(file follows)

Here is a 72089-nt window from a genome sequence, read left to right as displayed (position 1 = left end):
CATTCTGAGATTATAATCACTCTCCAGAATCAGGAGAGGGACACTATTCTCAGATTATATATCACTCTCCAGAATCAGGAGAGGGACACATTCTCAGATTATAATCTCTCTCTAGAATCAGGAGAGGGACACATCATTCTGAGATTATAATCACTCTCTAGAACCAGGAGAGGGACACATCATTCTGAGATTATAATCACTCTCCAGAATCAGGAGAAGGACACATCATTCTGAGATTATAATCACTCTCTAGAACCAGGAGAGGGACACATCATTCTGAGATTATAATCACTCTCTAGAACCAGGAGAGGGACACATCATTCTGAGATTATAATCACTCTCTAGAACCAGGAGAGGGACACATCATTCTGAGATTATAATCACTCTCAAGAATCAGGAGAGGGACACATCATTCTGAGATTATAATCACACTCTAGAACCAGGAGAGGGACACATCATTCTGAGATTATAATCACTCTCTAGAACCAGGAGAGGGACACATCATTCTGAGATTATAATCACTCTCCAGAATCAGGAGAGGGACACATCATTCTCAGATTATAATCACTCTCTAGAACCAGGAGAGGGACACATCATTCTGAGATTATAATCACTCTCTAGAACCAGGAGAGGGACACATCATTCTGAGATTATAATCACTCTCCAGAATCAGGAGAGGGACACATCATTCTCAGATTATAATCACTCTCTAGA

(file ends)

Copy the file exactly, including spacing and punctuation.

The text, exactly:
Here is a 72089-nt window from a genome sequence, read left to right as displayed (position 1 = left end):
CATTCTGAGATTATAATCACTCTCCAGAATCAGGAGAGGGACACTATTCTCAGATTATATATCACTCTCCAGAATCAGGAGAGGGACACATTCTCAGATTATAATCTCTCTCTAGAATCAGGAGAGGGACACATCATTCTGAGATTATAATCACTCTCTAGAACCAGGAGAGGGACACATCATTCTGAGATTATAATCACTCTCCAGAATCAGGAGAAGGACACATCATTCTGAGATTATAATCACTCTCTAGAACCAGGAGAGGGACACATCATTCTGAGATTATAATCACTCTCTAGAACCAGGAGAGGGACACATCATTCTGAGATTATAATCACTCTCTAGAACCAGGAGAGGGACACATCATTCTGAGATTATAATCACTCTCAAGAATCAGGAGAGGGACACATCATTCTGAGATTATAATCACACTCTAGAACCAGGAGAGGGACACATCATTCTGAGATTATAATCACTCTCTAGAACCAGGAGAGGGACACATCATTCTGAGATTATAATCACTCTCCAGAATCAGGAGAGGGACACATCATTCTCAGATTATAATCACTCTCTAGAACCAGGAGAGGGACACATCATTCTGAGATTATAATCACTCTCTAGAACCAGGAGAGGGACACATCATTCTGAGATTATAATCACTCTCCAGAATCAGGAGAGGGACACATCATTCTCAGATTATAATCACTCTCTAGA